This Friday, Nov. 11, is Veterans Day. For numerologists, it’s doubly significant this year because it happens to be 11/11/11. Nov. 11 used to be called Armistice Day because it was on this date in 1918 that an armistice to end World War I was signed in a railroad car in Compiegne, just outside of Paris. But the armistice that was signed that day would prove to make the numbers 11-11-11 unintentionally infamous for all time.
News of the ceasefire spread quickly by telegraph to all parts of the world. Italian opera singer Enrico Caruso got up early in New York City to celebrate and sang the American national anthem in English from his hotel balcony. Citizens in Windsor Locks ran along Main Street shouting, clanging pots and pans, and then burned Kaiser Wilhelm in effigy. Similar acts of celebration occurred throughout the country.
But the celebration was premature. The war had not really ended; it had about six hours to go, as the ceasefire was to begin at 11 a.m. on the 11th day of the 11th month — 11-11-11.The Allied signers of the armistice thought it would be more memorable if the peace began at 11. Little did they realize the horrible consequences their desire for numerical symmetry would have upon the lives of thousands of people.
Historian Joseph Persico has done extensive research about the final six hours of the Great War. Persico has found that more than 10,000 were killed, wounded, or missing on both sides during those last six hours. That’s more than the total casualties for both sides during the D-Day invasion during World War II!
American AEF Cmdr. Gen. John J. Pershing, who opposed the armistice, sent out an order to observe the ceasefire at 11 a.m. Pershing’s orders did not specify what to do between 5 a.m. and 11 a.m. Nine of the sixteen American divisional commanders, therefore, pressed on with their attacks against the Germans that morning. Seven commanders saw no point in putting their men’s lives at risk to take land that would be theirs to control in just a couple of hours and refused to engage the enemy.
In one of the more peculiar attacks on the last morning of the war, Gen. William M. Wright, commander of the 89th Division, ordered his troops to take the French village of Stenay from the Germans. Wright had heard that Stenay had bathing facilities, and he wanted to capture them for his unit to enjoy. It cost his division 300 casualties. Stenay was the very last village captured by the Americans in World War I. Wright was replaced as commander the next day.
One of the divisions that continued to fight was the 26th, or "Yankee Division." The 26th consisted almost entirely of soldiers from the six New England states including, of course, Connecticut, and had been engaged in battle more days than any other American division except for the 1st Army Division.
Over 60,000 Nutmeggers fought in the 26th. Nearly 1,700 were killed and over 7,300 were wounded. At 9 a.m. on the 11th of November, the Yankee Division was ordered into battle; at 9:10 a.m. that order was rescinded. However, at 9:30, the 26th was once again ordered into battle. They fought from 9:30 a.m. until the ceasefire at 11 a.m. and suffered 120 casualties.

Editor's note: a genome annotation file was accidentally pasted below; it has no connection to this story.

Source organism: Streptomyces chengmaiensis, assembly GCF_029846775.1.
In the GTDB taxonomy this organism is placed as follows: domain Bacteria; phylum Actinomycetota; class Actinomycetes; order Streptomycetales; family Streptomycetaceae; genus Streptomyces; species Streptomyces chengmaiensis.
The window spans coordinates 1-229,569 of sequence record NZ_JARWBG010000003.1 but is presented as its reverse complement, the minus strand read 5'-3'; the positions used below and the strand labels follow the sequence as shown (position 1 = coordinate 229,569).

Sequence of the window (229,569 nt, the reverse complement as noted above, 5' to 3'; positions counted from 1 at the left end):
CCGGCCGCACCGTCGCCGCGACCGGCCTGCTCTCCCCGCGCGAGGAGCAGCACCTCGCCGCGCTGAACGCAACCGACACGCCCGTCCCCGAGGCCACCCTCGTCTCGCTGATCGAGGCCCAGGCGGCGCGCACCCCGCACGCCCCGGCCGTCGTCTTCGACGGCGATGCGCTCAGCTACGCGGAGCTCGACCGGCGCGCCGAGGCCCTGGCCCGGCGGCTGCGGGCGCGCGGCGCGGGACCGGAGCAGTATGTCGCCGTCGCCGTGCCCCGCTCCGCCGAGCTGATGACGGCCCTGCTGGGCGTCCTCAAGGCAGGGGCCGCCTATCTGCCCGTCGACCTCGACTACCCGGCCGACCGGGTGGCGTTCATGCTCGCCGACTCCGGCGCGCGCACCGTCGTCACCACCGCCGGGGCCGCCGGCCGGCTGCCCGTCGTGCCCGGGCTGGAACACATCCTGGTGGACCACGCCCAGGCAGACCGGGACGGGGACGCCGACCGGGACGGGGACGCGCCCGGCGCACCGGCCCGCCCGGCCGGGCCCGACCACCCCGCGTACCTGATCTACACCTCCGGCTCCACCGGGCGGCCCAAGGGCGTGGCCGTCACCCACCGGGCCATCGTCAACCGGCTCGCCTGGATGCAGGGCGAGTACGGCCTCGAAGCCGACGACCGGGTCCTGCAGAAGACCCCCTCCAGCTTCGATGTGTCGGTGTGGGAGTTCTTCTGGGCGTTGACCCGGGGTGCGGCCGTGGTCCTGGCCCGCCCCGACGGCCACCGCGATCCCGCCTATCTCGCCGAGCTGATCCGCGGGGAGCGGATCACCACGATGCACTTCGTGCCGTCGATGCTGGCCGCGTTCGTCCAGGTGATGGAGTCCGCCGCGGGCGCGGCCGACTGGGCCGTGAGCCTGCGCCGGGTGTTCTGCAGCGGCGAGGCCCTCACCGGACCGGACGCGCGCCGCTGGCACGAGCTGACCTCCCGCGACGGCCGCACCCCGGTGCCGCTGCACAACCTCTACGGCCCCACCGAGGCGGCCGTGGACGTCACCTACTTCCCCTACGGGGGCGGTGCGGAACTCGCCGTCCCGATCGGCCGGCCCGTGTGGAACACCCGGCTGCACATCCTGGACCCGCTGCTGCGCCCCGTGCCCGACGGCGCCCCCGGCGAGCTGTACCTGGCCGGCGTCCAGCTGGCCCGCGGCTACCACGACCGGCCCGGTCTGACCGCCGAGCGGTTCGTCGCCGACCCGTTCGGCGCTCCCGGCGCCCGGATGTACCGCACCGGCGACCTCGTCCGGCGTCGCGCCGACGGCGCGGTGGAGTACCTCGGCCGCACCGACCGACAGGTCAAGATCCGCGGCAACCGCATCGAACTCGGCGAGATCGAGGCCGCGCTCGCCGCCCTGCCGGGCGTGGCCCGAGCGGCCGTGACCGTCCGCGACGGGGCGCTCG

Probably the very last Connecticut man to die in World War I was Cpl. Harry W. Houghtaling of Chester, CT. Houghtaling was part of the 307th Infantry Regiment of the 77th Division — mostly a New York unit. He was killed in action that morning while attacking the Germans. Houghtaling was the only man from Chester killed in the Great War, and he died with just an hour or so to go before the ceasefire.
The fate of Pvt. Henry Gunther of the 79th Division is even more poignant. Gunther, from Maryland and of German descent, had endured a great deal of anti-German prejudice in the service. While advancing toward Metz on the morning of the 11th, Gunther charged a German machine-gun emplacement and was shot through the head and killed at 10:59 a.m. — just one minute before the armistice took effect. He was the last American killed in action during the Great War.
The German peace delegation had arrived in Compiegne on Nov. 8. Their lead negotiator, Matthias Erzberger, suggested that a ceasefire be immediately imposed while the two sides worked out the details of the armistice. French Marshal Ferdinand Foch, head negotiator for the Allies, adamantly refused, so the war continued for the next three days resulting in more than 21,600 casualties— dead, wounded, and missing. Three days later, the Allies insisted on establishing an 11 a.m. end to the hostilities on the 11th day of the 11th month so as to associate three 11s with the war’s end; that insistence has made 11-11-11 an infamous combination for all time.
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